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Adjustable Rate Mortgages or ARMs are back in the news again. This time the attention is not about whether you should have an ARM or not, but about how your adjusted interest rates are calculated if you already have one.

ARMs are pretty complicated animals, and the computer systems that handle the servicing of them have to be set up just "so" to be accurate.

According to an article in the November issue of Changing Times magazine, John Giddes, a consultant with the Federal Savings and Loan Insurance Corp. has discovered that this is not always the case.

The upshot of Geddes research is that if you have an ARM you should be checking on your rate whenever there is an adjustment made. You can pay a fee (typically under $50) to have this done for you, or you can do it yourself. The time, or money, is well spent, since some borrowers have been overcharged as much as 5 percent per year.

This doesn't often happen in Western New York, according to H. Randall Chestnut, senior vice president at Goldome Realty Credit Corp., partly because this traditionally hasn't been a big market for ARMs when viewed as a percentage of all mortgages originated, and partly because the banks here that service mortgage portfolios are conscientious. However, Chestnut said, mistakes can happen.

"I think that people should double check their new rates, just as they should watch anything else in their personal business," he said.

Checking out your new interest rate is not a simple matter, but here's how to go about it:

First look up your original contract and make a note of the amount; the adjustment period; the index type; how the index date is chosen; the initial interest rate; the lender's margin (what he adds on for his profit); any annual or lifetime caps or floors and the loan's term.

Check out the way the date of the index is determined. This can be confusing. It may be 45 days before the change date, for instance; or it may be 45 days before the change date. If you can't figure it out, talk to your lender.

Once you have established that date, look up the actual figures for the index value. These indexes (ARMs are often tied to Treasure Bond indexes) are typically published in papers such as the Wall Street Journal, USA Today, or the Buffalo News.

If you can't find your index rate on the day used to calculate your adjustment, call the Federal National Mortgage Association's (Fannie Mae) rate hot line (1-800-725-7020) for information on Treasuries; and the 11th District Cost of Funds or The Office of Thrift Supervision (1-800-906-6988) for information on the National Average Contract Interest Rate, the National Monthly Median Cost of Funds and the National Average Cost of Funds.

To find you new rate, use the new index value, and add to it any margin that is stated in your contract. If your contract calls for rounding up, do so, if not -- don't.

For example: Say you have a $70,000 30-year loan with an initial rate of 9 percent and a margin of 2.5 percent. It is also rounded up to the nearest .125 points. There's a two-point annual cap and a five-point lifetime cap, and it's based on the one-year Treasury index.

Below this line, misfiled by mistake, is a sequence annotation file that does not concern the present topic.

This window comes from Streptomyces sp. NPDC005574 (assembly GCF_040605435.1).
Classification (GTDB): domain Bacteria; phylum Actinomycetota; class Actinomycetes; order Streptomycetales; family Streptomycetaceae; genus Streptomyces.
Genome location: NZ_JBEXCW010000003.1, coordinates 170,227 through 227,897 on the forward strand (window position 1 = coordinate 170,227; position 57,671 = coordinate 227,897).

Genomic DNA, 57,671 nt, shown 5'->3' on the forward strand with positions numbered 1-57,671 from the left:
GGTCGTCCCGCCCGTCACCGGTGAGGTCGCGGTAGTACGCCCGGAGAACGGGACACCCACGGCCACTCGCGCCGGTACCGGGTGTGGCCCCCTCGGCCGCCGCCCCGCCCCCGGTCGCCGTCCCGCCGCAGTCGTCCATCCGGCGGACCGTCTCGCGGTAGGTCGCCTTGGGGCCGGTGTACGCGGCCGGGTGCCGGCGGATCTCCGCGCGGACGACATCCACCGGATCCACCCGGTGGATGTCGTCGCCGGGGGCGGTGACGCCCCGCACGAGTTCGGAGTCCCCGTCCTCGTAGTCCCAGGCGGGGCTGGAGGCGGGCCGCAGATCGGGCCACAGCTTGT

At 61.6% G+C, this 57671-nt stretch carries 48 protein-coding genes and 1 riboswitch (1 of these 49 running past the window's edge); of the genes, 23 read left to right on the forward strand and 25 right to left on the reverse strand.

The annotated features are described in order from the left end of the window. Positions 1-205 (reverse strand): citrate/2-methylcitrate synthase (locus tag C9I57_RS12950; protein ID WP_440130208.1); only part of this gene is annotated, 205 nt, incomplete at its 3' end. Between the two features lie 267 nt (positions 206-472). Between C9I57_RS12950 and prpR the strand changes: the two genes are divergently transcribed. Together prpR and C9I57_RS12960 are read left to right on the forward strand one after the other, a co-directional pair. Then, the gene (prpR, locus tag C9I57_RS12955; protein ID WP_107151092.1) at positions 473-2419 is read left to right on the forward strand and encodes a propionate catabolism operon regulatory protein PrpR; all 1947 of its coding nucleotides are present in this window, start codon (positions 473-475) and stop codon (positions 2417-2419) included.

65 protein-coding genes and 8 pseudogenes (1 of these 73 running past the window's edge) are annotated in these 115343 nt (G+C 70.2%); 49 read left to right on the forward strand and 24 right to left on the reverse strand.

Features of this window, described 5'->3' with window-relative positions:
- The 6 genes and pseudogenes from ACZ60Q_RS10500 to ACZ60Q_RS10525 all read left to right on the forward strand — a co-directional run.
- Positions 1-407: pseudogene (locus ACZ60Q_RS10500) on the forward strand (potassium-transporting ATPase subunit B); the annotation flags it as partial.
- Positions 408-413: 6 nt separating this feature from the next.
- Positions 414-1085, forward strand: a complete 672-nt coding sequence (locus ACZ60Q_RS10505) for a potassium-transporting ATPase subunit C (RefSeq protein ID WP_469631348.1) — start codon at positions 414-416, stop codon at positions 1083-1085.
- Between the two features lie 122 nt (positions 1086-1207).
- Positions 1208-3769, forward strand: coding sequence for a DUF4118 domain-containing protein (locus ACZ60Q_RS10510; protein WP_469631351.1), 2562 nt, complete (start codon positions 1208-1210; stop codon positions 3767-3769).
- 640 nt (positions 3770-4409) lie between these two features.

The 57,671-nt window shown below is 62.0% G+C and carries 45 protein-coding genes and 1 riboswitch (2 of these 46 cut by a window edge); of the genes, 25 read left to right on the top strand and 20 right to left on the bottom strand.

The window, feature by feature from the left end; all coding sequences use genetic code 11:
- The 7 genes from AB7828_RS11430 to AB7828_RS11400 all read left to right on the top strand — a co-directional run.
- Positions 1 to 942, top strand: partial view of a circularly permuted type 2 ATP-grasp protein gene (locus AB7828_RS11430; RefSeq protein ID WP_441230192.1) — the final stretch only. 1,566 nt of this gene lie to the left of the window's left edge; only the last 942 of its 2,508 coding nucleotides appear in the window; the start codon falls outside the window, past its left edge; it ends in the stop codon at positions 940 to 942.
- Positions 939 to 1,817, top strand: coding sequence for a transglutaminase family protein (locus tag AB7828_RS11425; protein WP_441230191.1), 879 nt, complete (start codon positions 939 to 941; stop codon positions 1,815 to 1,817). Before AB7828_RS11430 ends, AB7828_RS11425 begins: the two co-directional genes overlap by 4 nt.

The rate change is based on the rate 45 days prior to the change date, so you've looked up the rate on that day, and found that the index was 8.09 percent. Now add the margin of 2.5 points to get a rate of 10.59 percent, and round off to 10.625 percent. Since the new figure is within the two-point cap on your original 9 percent rate, it becomes your new rate.

Check a mortgage payment table, or use a financial calculator to determine your new mortgage payment. Begin with the balance you still owe (available from your mortgage holder, or calculated from the table), which is $69,522 in our example.

Check the chart for the payment per thousand for your new percentage rate, ours is 10.625 at a monthly payment factor of 9.2862 (from the loan repayment table). Multiply the factor times the amount left to pay on your mortgage (9.2862 by 69 times 522 for a new payment of $645.60) to come up with your new payment.

If there are discrepancies between your calculations and what your lender is now charging you, talk to the lender first. For problems that can't be resolved, you can contact the Office of Thrift Supervision (if you deal with a Savings and Loan), Consumer Affairs Division, 100 G. St., N.W. Washington, D.C. 20552, 202-906-6237; the Office of the Comptroller of the Currency, Compliance Management (national banks), 490 L'Enfant Plaza, S.W., Washington, D.C. 20219, 202-452-3946; or your regional FDIC office for state member banks.

If all this is just too much for you, Loantech (P.O. Box 3635, Gaithersburg, Md., 20885, 1-800-888-6781) or Loan Chek Ltd. (7770 Regents Rd., #113-301, San Diego, CA, 92122, 619-464-8874) will do it for you -- for a fee.

The good news is, if the bank has erred in your favor, it cannot recoup undercharges.

Jeffrey Freedman is a Buffalo attorney who handles real estate, bankruptcy filings, social security disability and personal injury cases.

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